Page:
This mesmerizing account of the creation of the first atomic bomb describes three interconnected plot lines that follow the Allies' efforts to prevent the Germans from creating an the atomic bomb, the Americans' efforts to build the bomb, and the Soviets' determination to obtain the plans being used by American scientists. Throughout this engaging title, readers encounter vividly drawn personalities who make mistakes and are filled with regrets as well as a large cast of heroic figures. The desc...more
Sheinkin, S. (2012). Bomb: The race to build—and steal—the world’s most dangerous weapon. New York: Roaring Brook Press/Flash Point. 266 pp. ISBN: 978-1-59643-487-5. (Hardcover); $19.99.

Our Common Core standards have school districts around the state (and country) rushing to provide more nonfiction for students of all ages. My work with students convinces me that many students subconsciously define reading as being the fiction reading that we do. Too many teachers across the state and nation av...more
Tim Vandenberg
Yes, this is a 5-star book, like everyone else says. Yes, this book deserves every award & honor it's earned. And....YES, I am also *glad* this book did *NOT* win the Newbery......Shocker Statement? Yes.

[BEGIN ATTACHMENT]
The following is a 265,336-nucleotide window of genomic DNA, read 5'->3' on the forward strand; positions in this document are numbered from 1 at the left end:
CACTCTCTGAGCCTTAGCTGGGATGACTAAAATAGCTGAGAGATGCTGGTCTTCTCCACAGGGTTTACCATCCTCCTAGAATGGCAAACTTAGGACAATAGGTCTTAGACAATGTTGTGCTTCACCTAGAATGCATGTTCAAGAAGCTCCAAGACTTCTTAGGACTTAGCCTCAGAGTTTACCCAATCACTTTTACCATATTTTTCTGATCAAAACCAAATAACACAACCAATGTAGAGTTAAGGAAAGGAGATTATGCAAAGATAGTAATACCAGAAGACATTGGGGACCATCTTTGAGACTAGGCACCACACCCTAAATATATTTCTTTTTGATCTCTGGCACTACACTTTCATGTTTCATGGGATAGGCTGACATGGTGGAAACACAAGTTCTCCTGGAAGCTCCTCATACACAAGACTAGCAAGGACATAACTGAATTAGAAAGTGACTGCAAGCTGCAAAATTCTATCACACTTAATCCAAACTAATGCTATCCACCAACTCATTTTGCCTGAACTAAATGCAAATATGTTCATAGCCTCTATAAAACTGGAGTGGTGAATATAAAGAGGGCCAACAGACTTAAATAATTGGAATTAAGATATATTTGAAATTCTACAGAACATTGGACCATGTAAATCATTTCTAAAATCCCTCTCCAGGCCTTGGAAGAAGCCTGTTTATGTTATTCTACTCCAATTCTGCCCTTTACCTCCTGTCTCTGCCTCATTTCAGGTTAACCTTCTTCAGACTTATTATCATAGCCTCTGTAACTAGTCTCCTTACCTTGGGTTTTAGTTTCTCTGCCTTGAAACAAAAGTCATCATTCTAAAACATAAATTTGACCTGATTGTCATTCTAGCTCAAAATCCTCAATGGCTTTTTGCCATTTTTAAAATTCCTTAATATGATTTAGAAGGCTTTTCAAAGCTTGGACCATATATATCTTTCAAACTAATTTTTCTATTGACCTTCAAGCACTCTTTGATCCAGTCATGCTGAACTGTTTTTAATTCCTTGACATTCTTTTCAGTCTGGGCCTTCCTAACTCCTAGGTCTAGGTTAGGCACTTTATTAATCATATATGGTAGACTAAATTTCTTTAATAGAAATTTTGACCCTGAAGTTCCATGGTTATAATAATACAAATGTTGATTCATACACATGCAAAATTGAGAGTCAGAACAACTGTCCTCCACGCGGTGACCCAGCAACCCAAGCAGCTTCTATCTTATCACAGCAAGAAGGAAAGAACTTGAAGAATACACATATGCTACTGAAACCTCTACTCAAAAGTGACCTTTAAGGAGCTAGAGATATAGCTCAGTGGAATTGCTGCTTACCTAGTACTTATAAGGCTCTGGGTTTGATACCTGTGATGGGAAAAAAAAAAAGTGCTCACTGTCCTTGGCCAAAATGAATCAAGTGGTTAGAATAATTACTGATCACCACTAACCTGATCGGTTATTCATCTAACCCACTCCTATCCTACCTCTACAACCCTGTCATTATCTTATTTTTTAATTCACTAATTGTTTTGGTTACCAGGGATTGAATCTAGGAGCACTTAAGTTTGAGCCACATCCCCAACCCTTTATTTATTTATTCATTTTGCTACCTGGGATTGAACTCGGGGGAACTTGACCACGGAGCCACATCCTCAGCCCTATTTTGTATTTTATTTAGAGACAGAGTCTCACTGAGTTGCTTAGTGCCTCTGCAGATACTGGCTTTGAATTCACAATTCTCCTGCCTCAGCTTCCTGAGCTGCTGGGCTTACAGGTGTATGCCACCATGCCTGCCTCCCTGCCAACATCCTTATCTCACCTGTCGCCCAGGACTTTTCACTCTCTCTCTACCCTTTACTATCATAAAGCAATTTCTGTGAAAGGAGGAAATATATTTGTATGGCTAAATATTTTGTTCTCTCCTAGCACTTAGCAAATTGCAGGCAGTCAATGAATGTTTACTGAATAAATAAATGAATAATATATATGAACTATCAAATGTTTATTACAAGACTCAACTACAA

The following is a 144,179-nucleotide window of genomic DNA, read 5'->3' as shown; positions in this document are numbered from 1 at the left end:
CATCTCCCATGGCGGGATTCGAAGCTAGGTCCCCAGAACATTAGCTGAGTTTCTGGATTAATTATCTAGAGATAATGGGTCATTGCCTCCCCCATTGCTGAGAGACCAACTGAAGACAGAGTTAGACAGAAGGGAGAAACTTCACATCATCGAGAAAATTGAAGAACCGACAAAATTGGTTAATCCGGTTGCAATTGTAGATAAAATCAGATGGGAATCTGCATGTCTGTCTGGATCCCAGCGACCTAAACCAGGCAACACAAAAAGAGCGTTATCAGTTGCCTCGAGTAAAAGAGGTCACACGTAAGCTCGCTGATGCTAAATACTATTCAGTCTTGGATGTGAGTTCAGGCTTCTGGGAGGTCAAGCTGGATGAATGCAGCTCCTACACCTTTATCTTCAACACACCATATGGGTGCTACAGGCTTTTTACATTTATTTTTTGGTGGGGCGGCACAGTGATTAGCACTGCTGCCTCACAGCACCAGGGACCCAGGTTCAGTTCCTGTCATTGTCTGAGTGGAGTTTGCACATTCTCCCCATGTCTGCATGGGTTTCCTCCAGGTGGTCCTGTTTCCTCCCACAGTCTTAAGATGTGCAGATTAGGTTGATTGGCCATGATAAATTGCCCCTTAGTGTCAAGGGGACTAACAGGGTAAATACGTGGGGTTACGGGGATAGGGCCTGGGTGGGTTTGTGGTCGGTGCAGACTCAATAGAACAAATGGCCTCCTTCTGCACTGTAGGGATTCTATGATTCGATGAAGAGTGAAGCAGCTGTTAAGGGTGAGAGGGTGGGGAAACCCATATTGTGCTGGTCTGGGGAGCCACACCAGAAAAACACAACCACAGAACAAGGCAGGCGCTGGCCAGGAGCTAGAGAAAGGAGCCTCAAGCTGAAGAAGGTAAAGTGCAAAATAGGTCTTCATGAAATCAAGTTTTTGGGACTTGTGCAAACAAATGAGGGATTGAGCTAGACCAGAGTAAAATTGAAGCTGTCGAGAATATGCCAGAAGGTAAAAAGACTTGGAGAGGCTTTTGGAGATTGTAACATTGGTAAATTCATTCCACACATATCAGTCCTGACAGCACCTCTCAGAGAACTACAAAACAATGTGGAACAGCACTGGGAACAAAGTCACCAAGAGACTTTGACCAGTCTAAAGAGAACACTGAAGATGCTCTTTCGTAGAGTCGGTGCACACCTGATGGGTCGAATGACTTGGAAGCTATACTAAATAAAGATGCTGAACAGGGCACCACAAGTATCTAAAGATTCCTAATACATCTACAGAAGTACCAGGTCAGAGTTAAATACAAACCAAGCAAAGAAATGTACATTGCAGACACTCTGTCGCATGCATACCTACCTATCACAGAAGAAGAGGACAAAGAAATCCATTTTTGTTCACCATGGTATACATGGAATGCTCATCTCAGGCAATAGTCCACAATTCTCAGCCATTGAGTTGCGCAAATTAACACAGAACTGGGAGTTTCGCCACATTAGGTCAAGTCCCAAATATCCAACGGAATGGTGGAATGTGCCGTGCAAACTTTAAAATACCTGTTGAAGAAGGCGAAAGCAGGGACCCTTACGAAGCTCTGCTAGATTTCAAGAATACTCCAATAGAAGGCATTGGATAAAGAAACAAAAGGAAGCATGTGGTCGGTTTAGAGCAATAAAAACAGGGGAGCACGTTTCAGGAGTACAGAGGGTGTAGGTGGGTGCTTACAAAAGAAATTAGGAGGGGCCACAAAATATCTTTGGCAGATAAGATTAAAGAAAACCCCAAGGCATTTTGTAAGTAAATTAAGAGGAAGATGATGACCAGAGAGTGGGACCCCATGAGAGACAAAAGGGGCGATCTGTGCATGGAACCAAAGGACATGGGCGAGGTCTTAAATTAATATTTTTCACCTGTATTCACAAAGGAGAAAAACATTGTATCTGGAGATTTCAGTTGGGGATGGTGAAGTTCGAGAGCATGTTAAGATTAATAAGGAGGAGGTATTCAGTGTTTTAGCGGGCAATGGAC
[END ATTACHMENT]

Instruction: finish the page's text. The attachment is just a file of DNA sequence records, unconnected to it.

While every aspect of "Bomb" is depressing, that's only because it is honest. Yet, its major flaw is that it offers no all.

World War II, lots of people dying, the fate of the world at stake? Check.

Russian Spies infiltrating the VERY highest levels of Manhattan Project circles? Chec...more
Lexie Robinson Austin
I put off reading this book for a number of reasons. Its nonfiction, and I don’t really care for nonfiction in general. It’s about Atomic Bombs, and really, who wants to read about that? It’s all war-like and violent and stuff. And plus, the cover! Snoozefest. But then, it won the Newbery Honor Award. And the Siebert Award. And the YALSA Award for Excellence in Nonfiction for Young Adults. And The 2012 Washington Post Best Kids Books of the Year. And was a 2012 National Book Awards finalist for...more
Steve Sheinkin did an amazing job with this book! What a great example of nonfiction for young adults. I found it to be very readable and completely interesting. He gave enough information to help me understand the details, but not so much that I got bogged down. He also did a great job at helping me to keep all the scientists, spies, politicians, and other characters straight. I kept thinking of details from The Green Glass Sea while I was reading this. Now I really want to read Sheinkin's The...more